A military judge ruled [order, PDF] Monday that he lacks authority to allow media to broadcast the trial of accused USS Cole [Navy backgrounder] bomber Abd al-Rahim Nashiri [NYT profile; JURIST news archive]. Al-Nashiri's defense lawyers moved [JURIST report] in July for the trial to be televised because there is a public interest in viewing the trial and seeing potential issues with the judicial process. Military Judge James Pohl, however, said in his order dismissing the defense's motion that Rule of Military Commissions 806(c) [text] expressly forbids "video and audio recording and taking of photographs ... in the courtroom," unless it is "expressly authorized by the Secretary of Defense." He said the rule does not give him or any other judge discretion on the issue, so he does not have authority to allow the trial to be recorded and broadcast. He also said that this does not violate the defendant's Sixth Amendment [text] right to a public trial because reporters are not prohibited from traveling to Guantanamo to watch and report on the trial.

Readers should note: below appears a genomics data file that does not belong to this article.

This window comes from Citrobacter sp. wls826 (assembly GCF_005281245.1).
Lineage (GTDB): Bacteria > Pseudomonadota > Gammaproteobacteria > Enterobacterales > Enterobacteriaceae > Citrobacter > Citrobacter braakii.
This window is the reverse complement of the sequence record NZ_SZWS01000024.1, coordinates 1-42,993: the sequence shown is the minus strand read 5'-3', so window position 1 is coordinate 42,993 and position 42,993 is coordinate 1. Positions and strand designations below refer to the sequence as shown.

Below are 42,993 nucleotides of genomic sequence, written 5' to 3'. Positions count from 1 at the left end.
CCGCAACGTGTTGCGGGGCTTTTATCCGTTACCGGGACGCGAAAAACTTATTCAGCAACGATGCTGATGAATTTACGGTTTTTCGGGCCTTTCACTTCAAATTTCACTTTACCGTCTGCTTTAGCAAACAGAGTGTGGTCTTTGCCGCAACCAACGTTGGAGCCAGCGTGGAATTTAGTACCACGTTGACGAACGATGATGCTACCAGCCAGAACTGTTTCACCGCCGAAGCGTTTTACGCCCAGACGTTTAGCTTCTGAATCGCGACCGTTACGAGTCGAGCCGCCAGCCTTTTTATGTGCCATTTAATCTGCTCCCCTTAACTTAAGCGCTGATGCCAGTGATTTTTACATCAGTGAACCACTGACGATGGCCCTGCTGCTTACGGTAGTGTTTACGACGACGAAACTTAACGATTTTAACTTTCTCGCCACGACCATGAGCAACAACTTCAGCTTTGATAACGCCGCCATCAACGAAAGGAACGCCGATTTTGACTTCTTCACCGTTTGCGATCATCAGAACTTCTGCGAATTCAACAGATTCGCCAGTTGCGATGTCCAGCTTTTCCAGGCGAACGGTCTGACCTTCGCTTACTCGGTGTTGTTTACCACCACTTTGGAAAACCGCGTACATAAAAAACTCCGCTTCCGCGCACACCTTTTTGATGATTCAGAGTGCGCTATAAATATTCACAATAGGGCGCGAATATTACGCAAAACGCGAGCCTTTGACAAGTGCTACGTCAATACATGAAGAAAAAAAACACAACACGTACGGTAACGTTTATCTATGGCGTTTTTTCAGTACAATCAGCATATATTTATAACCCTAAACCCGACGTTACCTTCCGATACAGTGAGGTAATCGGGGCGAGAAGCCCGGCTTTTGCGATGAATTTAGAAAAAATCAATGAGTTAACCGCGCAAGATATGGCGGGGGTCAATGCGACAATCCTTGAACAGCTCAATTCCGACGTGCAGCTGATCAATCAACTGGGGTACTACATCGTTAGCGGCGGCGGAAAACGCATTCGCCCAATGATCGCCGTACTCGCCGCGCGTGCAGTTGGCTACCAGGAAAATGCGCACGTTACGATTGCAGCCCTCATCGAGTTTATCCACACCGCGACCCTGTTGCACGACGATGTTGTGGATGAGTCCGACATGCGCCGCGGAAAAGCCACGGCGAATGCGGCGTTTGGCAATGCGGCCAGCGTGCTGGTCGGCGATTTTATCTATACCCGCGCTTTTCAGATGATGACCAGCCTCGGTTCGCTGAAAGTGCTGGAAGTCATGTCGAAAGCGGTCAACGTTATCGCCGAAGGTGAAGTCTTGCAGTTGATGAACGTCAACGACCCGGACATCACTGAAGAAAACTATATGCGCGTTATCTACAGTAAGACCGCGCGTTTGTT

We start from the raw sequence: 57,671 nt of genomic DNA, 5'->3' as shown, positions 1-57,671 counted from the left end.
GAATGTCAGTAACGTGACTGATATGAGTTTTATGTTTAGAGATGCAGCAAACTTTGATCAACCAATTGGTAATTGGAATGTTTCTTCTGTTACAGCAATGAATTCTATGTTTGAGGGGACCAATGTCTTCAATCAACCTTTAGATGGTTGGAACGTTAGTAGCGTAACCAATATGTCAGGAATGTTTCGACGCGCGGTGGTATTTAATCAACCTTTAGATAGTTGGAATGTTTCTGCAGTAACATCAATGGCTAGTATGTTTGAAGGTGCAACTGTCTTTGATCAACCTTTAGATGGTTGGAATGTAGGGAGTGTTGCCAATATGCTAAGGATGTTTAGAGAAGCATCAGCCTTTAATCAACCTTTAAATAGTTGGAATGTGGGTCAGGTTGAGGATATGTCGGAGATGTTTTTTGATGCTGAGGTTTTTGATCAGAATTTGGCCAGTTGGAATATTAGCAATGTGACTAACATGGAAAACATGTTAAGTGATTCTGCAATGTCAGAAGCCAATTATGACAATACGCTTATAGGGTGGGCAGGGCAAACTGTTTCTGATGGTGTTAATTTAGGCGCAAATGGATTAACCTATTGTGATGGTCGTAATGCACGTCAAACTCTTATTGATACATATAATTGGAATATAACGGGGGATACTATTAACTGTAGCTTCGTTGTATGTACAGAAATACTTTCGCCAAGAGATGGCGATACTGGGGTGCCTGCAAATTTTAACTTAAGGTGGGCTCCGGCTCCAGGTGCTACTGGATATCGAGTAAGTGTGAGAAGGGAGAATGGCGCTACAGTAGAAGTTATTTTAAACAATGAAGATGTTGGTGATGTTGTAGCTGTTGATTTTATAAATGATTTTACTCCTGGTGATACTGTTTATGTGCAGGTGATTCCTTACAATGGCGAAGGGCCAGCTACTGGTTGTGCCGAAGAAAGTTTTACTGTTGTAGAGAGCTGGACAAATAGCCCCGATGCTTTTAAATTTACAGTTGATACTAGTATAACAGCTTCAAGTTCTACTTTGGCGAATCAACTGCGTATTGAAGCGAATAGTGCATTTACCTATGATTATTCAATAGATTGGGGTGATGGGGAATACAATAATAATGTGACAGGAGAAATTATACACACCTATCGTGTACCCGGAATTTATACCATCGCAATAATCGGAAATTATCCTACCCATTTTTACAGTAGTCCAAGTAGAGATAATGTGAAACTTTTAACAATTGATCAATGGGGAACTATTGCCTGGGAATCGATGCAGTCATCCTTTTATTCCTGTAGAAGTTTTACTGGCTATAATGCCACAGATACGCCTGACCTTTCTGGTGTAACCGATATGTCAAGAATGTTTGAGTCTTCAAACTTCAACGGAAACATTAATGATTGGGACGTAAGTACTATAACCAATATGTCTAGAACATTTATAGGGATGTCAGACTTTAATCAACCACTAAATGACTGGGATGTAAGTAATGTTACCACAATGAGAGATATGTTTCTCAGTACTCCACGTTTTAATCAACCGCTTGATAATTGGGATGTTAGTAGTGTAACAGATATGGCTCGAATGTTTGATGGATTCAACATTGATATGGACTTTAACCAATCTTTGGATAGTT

Conducting trials at Guantanamo Bay has stirred controversy recently, as alleged conspirators of both the 9/11 terrorist attacks and the USS Cole bombing are being tried. In February Pohl ruled [JURIST report] in al-Nashiri's case that attorney-client mail that was inspected at Guantanamo Bay can not be released by the Pentagon [official website]. Days before this ruling, defense lawyers in the case of another Guantanamo detainee filed a suit [JURIST report] challenging the order for officials to read all legal correspondence for suspected 9/11 conspirators. That same month, a Pentagon official denied a request [JURIST report] to extend the deadline for filing pre-trial motions for detainees accused of planning the 9/11 attacks. Defense attorneys said they needed more time because of trouble getting security clearance at Guantanamo.